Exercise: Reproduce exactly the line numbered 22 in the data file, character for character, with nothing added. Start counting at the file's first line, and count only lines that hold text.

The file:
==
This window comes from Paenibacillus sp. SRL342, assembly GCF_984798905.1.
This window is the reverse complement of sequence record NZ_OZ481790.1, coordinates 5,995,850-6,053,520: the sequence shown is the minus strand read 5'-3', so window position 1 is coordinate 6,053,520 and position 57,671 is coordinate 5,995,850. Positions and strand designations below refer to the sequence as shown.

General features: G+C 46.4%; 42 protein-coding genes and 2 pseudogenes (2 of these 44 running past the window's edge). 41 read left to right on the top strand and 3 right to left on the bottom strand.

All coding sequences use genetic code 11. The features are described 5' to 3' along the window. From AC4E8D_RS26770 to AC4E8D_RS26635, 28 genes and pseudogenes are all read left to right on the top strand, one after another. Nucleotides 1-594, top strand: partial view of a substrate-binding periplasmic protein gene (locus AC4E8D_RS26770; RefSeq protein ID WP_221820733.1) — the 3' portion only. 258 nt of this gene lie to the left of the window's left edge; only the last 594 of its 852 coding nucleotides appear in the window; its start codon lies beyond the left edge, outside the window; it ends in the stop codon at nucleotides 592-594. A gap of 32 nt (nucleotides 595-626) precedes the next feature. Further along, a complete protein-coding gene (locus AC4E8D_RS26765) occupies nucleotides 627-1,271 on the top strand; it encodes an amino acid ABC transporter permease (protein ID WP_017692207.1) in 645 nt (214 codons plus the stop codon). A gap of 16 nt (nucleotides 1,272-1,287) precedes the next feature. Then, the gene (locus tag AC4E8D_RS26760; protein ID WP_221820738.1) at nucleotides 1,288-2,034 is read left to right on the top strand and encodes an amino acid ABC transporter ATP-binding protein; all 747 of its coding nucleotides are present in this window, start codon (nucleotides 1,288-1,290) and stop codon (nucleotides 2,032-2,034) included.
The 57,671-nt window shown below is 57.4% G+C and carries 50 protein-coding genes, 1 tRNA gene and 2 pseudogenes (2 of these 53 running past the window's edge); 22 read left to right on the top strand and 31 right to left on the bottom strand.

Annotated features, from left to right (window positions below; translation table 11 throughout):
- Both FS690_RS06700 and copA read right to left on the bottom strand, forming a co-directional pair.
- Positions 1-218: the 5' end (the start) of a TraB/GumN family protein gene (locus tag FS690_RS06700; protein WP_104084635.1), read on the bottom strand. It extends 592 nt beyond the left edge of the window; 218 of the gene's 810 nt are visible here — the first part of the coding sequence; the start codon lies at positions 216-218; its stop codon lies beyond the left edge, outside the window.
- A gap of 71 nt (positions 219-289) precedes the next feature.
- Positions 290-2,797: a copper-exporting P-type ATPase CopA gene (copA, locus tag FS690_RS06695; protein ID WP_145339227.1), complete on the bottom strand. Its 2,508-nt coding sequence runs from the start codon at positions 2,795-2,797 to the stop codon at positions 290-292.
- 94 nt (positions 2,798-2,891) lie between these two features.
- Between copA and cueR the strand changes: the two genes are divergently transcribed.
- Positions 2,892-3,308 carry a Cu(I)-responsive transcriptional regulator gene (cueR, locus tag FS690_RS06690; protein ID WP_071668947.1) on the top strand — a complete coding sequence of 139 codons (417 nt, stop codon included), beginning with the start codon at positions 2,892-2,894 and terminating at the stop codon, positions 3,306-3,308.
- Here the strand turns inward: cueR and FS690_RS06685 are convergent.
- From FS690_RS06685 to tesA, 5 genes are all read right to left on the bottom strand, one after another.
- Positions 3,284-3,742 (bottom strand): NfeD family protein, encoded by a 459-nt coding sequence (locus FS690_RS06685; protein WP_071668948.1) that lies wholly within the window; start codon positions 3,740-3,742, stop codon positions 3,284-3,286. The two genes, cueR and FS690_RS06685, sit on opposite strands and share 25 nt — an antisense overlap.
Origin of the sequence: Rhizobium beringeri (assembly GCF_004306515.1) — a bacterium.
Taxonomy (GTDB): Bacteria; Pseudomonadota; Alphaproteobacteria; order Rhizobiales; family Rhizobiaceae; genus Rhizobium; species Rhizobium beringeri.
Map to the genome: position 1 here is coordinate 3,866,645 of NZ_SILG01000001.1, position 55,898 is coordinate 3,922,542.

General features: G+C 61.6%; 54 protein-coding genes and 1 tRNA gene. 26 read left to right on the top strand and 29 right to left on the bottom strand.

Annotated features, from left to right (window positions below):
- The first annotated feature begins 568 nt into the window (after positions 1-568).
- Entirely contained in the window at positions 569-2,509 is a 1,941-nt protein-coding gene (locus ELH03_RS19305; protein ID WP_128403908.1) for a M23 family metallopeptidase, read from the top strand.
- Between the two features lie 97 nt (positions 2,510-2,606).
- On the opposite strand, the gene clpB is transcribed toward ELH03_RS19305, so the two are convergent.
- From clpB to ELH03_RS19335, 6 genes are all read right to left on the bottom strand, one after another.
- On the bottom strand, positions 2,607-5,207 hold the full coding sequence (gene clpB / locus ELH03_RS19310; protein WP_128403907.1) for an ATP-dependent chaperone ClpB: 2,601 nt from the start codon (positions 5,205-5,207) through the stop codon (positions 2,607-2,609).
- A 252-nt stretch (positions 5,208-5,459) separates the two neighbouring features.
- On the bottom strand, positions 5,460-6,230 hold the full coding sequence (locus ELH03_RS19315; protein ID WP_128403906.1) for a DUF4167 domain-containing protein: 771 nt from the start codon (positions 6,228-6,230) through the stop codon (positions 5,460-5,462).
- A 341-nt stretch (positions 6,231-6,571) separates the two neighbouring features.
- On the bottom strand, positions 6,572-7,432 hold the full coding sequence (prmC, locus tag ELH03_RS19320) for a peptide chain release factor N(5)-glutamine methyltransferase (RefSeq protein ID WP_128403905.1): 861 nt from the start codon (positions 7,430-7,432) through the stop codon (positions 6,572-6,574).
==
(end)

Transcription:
- The first annotated feature begins 568 nt into the window (after positions 1-568).